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MONDAY, 21 APR 2014
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Boy meets girl and the state of the nation
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DUBAI: When your country’s been racked by political turmoil, simmering security unrest and looming economic disaster for over two years, the cheapest way to escape is to watch an old movie. It’s useful to keep this facet of popular cinema in mind when scrutinizing “The Factory Girl,” the new feature of veteran Egyptian filmmaker Mohamed Khan. The movie had its world premiere at a gala screening at the Dubai International Film Festival Sunday evening, where it is competing in the Muhr Arab Feature category.

The audience, which included a generous helping of Egyptian nationals, received the film warmly. Some, however, left “The Factory Girl” shaking their heads in bewilderment.

Khan is recalled with fondness for having been among the filmmakers to establish a socially engaged realism as an alternative to the saccharine musical melodrama dominating the country’s cinema in the 1980s. Naturally, many were curious to see what the director’s first film since 2007 would contribute to Egypt’s current postrevolutionary cultural discourse. In “The Factory Girl,” they will find socially informed melodrama, leavened by comedy and a didactic form of nostalgia.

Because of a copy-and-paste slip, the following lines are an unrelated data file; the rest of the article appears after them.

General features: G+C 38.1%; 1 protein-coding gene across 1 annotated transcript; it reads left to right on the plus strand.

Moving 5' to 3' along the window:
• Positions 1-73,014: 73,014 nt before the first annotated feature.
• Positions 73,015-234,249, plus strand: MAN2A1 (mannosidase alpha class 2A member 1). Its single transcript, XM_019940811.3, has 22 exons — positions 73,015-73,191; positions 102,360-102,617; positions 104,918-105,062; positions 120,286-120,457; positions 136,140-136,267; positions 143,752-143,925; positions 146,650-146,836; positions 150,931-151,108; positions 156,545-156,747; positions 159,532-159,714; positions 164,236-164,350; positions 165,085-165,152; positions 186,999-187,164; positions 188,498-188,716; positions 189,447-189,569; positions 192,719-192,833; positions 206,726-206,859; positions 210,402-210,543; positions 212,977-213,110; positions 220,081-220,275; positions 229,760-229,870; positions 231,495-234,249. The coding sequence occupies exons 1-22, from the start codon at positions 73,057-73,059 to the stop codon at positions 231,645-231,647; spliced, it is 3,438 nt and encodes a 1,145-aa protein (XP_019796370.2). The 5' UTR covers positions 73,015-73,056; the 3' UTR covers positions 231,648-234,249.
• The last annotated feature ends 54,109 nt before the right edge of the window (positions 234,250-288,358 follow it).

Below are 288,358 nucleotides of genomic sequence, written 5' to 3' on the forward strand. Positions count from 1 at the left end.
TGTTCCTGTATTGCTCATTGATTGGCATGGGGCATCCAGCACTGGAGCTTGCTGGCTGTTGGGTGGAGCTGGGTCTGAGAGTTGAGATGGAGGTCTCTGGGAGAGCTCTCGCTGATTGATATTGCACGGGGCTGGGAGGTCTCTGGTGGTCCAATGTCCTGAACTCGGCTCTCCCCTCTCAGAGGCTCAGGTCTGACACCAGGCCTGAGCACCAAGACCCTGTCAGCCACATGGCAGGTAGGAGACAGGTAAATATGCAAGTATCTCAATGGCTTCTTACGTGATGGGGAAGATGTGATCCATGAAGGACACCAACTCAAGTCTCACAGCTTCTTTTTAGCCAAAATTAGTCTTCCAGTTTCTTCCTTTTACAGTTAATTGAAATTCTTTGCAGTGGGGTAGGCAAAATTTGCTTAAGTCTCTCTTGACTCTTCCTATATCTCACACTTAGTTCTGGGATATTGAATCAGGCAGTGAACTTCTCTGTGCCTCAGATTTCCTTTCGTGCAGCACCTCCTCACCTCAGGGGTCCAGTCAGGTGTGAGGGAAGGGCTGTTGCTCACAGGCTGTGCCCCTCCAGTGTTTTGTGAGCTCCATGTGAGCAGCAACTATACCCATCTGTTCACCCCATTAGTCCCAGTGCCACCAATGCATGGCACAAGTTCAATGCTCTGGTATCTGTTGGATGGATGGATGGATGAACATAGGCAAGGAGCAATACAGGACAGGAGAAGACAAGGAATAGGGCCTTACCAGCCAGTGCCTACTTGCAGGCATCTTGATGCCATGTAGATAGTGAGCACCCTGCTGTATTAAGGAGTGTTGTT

“The Factory Girl” commences near the end of a workday at an all-female textile-manufacturing workshop in inner-city Cairo. Black-clad conservative Muslims are a minority here, though all crew members keep their hair covered, including a pretty 21-year-old named Hiyam (Yasmeen Raess).

Like her workplace, Hiyam’s home life is very woman-centered. She lives with her mother (Salwa Khattab) and sister, the latter being the issue of another marriage, and their menacing grandmother. Hiyam’s divorced aunt (Salwa Mohamed Ali) and daughter are also part of an extended family that effectively includes the entire quarter: Neighborhood legend has it that, thanks to an incident involving a lovelorn she-jinn a generation or two back, mothers here are “cursed” to give birth only to girls.

The older women’s relationships with the younger men in their lives – both Hiyam’s stepfather and her aunt’s co-worker and suitor – delineate the colorful culture of strong women and provide her role models.

When the factory’s anonymous owners hire a brooding young man named Salah (pop star Hani Adel) as the new bash muhandis, floor manager, the entire staff is atwitter because he appears to be unmarried.

Hiyam is particularly smitten, though Salah gives her little reason to think that he notices her. During a (apparently regularly scheduled) beach outing for factory staff, the young man falls ill with appendicitis, and Hiyam seizes the opportunity to make herself useful. She goes to the hospital to ensure Salah is well fed and continues her ministrations after he returns home to his mother’s bourgeois flat.

Salah’s mum tries unsuccessfully to pay Hiyam for her labors, apparently to keep her at arm’s length. Naturally it’s impossible for Salah to ignore the young woman’s charms, and the stage is set for plot complication.